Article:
The opening scene of the movie describes it best: "Once upon a time there lived in Denmark a great storyteller named Hans Christian Andersen. This is not the story of his life, but a fairy tale about the great spinner of fairy tales."
A completely fabricated biography of the famous Danish fairytale writer Hans Christian Andersen featuring several of his stories and a ballet performance of "The Little Mermaid". Written by
Col Needham <firstname.lastname@example.org>
The 1966 US TV premiere of this film, telecast by ABC-TV, was hosted by yet another legendary Dane, Victor Borge. This was done because the film runs a full two hours and ABC did not wish to cut it to make room for commercials, so they stretched out the broadcast with hosting sequences. The telecast was sponsored by Eastern Air Lines, who offered, as a promotional tie-in, an album of Anderson stories, as told by Borge, on American Decca records, and sold through the mails. Coincidentally, the best-selling studio cast album of the songs from the'Danny Kaye' film, which featured Kaye along with Jane Wyman in a rare singing appearance, was also an American Decca release. See more »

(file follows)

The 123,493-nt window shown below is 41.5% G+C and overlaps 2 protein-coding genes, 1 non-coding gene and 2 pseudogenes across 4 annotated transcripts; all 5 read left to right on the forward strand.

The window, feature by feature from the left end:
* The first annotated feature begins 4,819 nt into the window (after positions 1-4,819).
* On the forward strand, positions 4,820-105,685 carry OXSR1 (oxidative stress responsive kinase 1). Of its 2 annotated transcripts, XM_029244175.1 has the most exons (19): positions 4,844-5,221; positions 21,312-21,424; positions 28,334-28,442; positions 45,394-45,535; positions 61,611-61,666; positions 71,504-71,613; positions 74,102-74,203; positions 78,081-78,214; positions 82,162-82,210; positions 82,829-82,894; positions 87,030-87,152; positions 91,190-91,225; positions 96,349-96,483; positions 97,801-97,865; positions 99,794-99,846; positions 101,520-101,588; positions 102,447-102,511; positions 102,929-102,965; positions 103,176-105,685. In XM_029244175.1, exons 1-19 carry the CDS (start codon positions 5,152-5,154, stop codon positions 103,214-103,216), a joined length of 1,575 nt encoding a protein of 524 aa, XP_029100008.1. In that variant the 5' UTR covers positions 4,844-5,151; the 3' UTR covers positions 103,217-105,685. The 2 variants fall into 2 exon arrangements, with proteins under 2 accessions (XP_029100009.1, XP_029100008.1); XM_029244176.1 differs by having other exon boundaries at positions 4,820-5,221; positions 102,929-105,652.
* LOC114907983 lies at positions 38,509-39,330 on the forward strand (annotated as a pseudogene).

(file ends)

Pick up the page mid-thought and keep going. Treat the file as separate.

In the 'Thumbelina' scene where Hans licks his right thumb and presses it against is left thumb to make a 'playmate' for Thumbelina, the faces are not mirror opposites. In fact, the 'new playmate' has a nose that Thumbelina lacks. See more »
[working on a beautiful ballerina's shoes]
I almost wish she'd asked me for something really impossible.
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Opening credits: "Once upon a time there lived in Denmark a great storyteller named Hans Christian Andersen. This is not the story of his life, but a fairy tale about this great spinner of fairy tales." See more »
A fictional account of the life of storyteller Hans Christian Andersen. First, if you haven't read his stories, then you probably won't appreciate this movie as much as you should. It's a perfect excuse to read them with your family, then watch the movie. Second, if you're expecting a sophisticated, adult-oriented story, you will be disappointed; however, the morals to Hans' stories, as well as the movie's lessons, are very worthy. That said, the musical numbers are an absolute delight -- Danny Kaye never fails to deliver a wonderful performance, and where else can you learn to sing stories, instead of tell them, for your children? -- and the ballets are great for this venue. We even get to see the movie's choreographer dance in one of the numbers. This movie was nominated for several Oscars. It deserved those nominations. Don't skip this one, especially if you have small children.
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